It is a well-known fact that bleeding is one of the biggest killers of trauma patients. Those from a military medical background will also know that extremity bleeding is the #1 preventable cause of death on the battlefield.
But what happens when a wound is not amenable to a tourniquet? Or is a large cavity? This is where wound packing comes in!
Wound Packing is a basic but critical skill that will stop that vital red stuff (blood) from leaving the body. It has been taught to military medics around the world for a number of years but for some reason hasn’t been widely adopted by our Ambulance Services or First Responders. Especially here in Australia.
When to wound pack:
- Heavily bleeding junctional wounds ie wounds too high on a limb for a tourniquet such as a Neck, Armpit and Groin.
- Large wounds with a deep cavity. This includes wounds that may have been already treated with a tourniquet (a TQ has to come off eventually).
When NOT to pack a wound:
- Chest & abdominal wounds. Bleeding in these areas are not compressible and wound packing won’t work. You’ll simply be burning time and consumables. Get the patient to a trauma centre (ie surgeon).
- I have packed a couple of stab wounds to the posterolateral neck with very good effect, however, care must be taken when packing a neck wound so you don’t compromise the airway. Don’t wrap your bandage around the patient’s neck after packing (don’t laugh…. I’ve seen it).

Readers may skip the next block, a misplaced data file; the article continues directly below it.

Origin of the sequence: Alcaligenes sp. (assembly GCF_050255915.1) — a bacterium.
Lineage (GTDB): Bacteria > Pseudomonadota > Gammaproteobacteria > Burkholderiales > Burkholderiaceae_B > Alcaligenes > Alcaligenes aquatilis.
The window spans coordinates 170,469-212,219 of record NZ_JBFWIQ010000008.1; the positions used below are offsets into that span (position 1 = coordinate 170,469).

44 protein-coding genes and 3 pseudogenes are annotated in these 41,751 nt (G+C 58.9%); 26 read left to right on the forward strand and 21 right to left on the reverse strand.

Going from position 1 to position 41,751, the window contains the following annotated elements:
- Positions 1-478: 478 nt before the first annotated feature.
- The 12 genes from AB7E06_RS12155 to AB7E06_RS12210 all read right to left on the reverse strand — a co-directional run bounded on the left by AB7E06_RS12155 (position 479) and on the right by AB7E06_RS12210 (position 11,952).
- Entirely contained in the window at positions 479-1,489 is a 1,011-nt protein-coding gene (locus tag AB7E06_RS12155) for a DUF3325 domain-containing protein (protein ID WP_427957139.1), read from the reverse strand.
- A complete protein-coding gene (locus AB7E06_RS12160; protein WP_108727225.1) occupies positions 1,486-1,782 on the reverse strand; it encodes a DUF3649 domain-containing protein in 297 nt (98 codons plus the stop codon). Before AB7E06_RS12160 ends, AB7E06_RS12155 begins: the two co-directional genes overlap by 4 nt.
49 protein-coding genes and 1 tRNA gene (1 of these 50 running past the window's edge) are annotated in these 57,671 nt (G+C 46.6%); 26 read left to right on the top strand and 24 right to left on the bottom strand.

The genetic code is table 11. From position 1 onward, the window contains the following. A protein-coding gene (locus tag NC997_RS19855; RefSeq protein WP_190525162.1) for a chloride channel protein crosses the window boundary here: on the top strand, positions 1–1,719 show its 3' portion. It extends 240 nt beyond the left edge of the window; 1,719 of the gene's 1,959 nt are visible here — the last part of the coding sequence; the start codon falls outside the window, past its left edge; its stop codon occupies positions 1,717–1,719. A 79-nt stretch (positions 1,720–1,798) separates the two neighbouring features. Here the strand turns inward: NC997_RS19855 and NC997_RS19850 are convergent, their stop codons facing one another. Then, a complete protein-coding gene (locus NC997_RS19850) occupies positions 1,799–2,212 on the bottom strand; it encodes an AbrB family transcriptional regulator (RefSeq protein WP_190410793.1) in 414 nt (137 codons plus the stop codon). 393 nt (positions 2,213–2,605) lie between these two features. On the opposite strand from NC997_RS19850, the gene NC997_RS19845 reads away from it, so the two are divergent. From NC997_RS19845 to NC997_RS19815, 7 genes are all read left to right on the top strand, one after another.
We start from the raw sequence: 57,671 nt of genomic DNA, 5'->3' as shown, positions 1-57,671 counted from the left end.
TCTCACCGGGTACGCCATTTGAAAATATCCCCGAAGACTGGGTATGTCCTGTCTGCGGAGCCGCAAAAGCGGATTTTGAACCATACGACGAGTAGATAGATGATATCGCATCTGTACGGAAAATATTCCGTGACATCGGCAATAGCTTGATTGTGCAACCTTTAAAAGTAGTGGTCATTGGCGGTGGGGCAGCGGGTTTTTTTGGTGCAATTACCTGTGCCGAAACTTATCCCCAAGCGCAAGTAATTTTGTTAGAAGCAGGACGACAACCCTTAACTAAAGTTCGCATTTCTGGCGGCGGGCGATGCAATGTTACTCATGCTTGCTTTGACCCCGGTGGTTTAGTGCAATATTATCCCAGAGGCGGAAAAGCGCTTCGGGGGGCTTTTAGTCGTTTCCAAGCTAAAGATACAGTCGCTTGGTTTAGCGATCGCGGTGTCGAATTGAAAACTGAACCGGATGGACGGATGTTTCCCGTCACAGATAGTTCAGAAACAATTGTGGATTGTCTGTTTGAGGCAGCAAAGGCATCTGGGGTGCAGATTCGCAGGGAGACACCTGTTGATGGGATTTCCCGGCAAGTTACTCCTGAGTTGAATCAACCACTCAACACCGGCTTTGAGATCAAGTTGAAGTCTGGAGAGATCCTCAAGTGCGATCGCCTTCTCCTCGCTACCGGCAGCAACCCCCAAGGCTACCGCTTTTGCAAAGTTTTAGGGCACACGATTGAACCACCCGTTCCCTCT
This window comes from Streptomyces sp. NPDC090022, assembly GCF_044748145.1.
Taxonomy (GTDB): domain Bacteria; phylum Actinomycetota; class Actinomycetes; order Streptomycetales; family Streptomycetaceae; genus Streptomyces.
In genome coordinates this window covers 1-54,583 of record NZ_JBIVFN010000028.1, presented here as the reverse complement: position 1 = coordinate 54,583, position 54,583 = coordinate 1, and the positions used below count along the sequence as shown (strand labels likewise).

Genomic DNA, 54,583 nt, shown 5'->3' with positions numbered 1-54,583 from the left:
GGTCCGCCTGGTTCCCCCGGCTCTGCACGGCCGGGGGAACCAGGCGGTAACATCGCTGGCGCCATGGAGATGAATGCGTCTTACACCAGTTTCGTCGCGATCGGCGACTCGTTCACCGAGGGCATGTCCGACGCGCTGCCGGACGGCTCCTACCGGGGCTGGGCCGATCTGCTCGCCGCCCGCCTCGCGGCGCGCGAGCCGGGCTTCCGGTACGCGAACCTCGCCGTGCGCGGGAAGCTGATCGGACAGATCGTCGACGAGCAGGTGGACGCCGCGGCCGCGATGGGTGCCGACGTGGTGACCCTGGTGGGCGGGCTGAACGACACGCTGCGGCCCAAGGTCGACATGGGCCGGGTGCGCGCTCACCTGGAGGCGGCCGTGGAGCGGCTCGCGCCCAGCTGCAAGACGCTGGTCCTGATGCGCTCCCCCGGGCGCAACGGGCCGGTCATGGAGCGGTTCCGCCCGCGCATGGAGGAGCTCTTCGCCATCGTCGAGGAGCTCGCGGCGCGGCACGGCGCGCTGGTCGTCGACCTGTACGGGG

- A wound/cavity with minimal bleeding. Packing REALLY hurts and the patient won’t appreciate you packing a wound that’s unnecessary.
What to pack with:
- Haemostatic gauze, such as QuikClot, is ideal as it will speed up the clotting process and stop the bleeding faster.
- Gauze bandage. Any standard gauze roller bandage will work. As they come rolled up, the technique is just a little harder as you have to unroll as you pack.
- Packing gauze, such as the S-Rolled Gauze from North American Rescue, is specifically designed for efficient and effective wound packing. The gauze is 6-ply which means more surface area for blood platelets to attach to and clot.
What NOT to pack with:
- Tampons. This has been covered in great detail by our friends at CTOMS. See a great article on it HERE.
How to Pack:
See below for a short video on wound packing.
Whilst it is certainly not as common to require wound packing in a civilian context compared to the combat environment, it is a skill set that is very basic but effective in controlling bleeding in certain wound types. Remember, haemorrhage control is about pressure and not absorption. Big dressings and towels will only cover and absorb blood.
Share this post with your first responder friends and colleagues. Email us at email@example.com with any comments or feedback. We love to hear from you!